Yes, I was mesmerized by the chg-chg-chg of the sprinkler.
Yes, it got me.
You’re doing fine, green-plump-tomatoes. You are worth the wait. Grow slow, grow well and let me know if there is anything I can do to help you out. Is the temperature ok? It’s very hot this week. Are you getting enough water? I have tried to be sure no interlopers infringe on your gardener-given space. For you, my sweets, you are the real reason I go to the garden at all. Everything else is just to help me pass the time until the day of tomato…
Everything is late this year. That ridiculously crazy, wintry-spring weather (you haven’t forgotten have you?) where it was warm and dry all winter and then as soon as it should have been spring kept being snow blizzards – in MAY??!?! Yes, that weather-has caused so much silliness and delay. It made me fearful, afraid to move forward, afraid to plant at planting time. Because – what if I lost everything? What if I planned and worked and bought and seeded and watered and some blizzard outside my control just took it all away?
These are the risks the seed-sower takes, the heartache a gardener might be forced to bear.
My hibiscus are usually flowering by mid-June and are so far just finally fully green and budding. The Australian Lilies are usually bursting forth the first 2 weeks of June and just one plant has flowered so far. The rest, though, are about to reach their glory. They will be at their prime in July. Late, but beautiful, maybe even more so than expected to make up for the lilacs lost in snow just 6 weeks ago.
I have turned the former pond area, where Snow-in-the-Mountain, Hollyhocks and Russian Sage try every single summer to defy me and run rampant across all borders and any newly-turned soil, into a place for 4 rambling tomatillo plants (left to their own devices, they appreciate 3-4 feet up and all around, as well) and 2 nice, stocky tomato plants. Eventually, we’ll scape the whole area with perennials and evergreens, but for this year, there is a garden path of grandbebe-crafted stepping stones and I walk through in anticipation, and yes – I do talk to the tomatoes.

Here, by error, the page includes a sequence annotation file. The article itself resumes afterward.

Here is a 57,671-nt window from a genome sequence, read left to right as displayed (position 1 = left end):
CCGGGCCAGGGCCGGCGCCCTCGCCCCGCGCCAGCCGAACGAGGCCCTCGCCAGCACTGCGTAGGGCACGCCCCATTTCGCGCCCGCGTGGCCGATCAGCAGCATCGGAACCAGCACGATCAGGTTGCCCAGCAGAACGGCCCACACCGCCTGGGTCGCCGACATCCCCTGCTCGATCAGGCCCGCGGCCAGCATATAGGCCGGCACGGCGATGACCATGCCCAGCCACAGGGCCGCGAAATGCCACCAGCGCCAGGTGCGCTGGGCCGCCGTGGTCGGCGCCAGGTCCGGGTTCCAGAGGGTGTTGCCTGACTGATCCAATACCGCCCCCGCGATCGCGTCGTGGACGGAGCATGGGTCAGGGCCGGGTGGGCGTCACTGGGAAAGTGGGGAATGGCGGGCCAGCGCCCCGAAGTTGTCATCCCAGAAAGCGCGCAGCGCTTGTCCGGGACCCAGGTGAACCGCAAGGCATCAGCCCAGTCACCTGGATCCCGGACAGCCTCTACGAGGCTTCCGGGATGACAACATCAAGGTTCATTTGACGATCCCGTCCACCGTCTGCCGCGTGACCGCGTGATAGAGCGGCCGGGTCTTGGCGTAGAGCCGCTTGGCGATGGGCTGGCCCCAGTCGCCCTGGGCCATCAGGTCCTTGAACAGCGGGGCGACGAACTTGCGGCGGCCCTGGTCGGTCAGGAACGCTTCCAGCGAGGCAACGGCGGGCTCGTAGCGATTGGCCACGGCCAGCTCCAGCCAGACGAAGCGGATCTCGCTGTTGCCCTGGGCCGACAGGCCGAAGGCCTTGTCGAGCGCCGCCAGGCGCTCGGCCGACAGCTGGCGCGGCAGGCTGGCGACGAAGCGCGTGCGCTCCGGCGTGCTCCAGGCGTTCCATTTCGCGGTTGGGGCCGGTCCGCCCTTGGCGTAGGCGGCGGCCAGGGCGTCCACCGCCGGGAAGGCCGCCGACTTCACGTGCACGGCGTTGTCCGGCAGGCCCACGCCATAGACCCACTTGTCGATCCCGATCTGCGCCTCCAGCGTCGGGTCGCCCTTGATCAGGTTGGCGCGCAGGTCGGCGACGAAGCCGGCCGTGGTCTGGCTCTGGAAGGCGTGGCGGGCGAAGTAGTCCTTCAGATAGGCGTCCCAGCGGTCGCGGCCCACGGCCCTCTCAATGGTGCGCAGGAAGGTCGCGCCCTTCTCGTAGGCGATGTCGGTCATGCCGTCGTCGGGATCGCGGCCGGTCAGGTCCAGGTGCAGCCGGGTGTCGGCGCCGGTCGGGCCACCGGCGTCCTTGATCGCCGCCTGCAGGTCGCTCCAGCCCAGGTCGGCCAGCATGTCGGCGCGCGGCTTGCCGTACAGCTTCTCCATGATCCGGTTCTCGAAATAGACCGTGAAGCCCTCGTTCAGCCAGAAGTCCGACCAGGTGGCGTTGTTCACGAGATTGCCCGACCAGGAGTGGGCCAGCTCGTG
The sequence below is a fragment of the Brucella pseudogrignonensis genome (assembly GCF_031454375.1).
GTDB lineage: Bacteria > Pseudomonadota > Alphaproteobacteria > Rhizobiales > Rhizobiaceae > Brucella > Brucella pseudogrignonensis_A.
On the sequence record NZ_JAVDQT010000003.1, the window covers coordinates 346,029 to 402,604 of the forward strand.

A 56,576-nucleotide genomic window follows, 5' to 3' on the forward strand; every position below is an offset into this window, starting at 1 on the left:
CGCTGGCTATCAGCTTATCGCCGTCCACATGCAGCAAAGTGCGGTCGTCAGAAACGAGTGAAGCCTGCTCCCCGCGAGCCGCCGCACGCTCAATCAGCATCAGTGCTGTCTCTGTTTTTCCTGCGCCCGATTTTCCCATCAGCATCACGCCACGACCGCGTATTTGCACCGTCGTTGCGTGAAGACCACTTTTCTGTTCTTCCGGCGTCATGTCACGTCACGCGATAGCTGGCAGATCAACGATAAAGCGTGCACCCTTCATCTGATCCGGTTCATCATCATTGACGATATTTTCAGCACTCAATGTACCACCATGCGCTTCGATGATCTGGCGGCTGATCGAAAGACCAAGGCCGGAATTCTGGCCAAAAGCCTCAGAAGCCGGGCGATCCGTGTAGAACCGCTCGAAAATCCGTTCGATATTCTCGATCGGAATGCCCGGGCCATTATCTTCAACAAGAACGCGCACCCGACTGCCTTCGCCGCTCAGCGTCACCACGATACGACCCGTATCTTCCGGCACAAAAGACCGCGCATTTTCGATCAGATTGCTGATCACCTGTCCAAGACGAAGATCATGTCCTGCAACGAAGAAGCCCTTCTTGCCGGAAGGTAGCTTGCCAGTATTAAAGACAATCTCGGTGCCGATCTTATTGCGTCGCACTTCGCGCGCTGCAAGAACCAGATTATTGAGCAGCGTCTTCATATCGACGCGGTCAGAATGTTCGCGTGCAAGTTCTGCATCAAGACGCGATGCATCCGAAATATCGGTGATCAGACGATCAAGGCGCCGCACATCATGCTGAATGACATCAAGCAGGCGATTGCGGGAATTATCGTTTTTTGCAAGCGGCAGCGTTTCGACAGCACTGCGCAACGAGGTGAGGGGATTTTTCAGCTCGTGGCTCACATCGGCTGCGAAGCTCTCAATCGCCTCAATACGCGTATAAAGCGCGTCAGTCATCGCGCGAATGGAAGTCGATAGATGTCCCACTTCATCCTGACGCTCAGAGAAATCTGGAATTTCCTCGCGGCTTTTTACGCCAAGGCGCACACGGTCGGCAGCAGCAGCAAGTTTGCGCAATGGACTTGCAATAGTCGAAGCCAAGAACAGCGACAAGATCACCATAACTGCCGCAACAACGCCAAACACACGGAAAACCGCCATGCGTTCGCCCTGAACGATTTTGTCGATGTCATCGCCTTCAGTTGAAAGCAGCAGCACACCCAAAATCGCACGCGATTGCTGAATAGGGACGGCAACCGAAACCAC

I see you. I have been waiting, waiting all year. You are proof the Creator of the universe loves me!
The zucchini are fine, thank-you for asking (though a bit battered by the recent hail), however, the spaghetti squash are struggling to make it where last year’s tropical hibiscus flourished, then died over the winter. What is there causing the havoc?
Everything is a little late this year. Because you can do what you can do, but there are just some things you cannot control. I can start seedlings indoors, I can prepare soil, I can dig holes and bury young plants. I can water and fertilize and pray and hope, but an early-May snowstorm, or a late-June hailstorm can make mincemeat of my flowers and vegetable plants.
All I can do is go pick up fallen leaves, brush away debris, eradicate the weeds that have been roaming to and fro, watching for an opportune time to take over the garden squares, and wait – wait for the hot sun to heal and soothe and give the garden its’ chance to thrive again.
And it will. The harvest will come.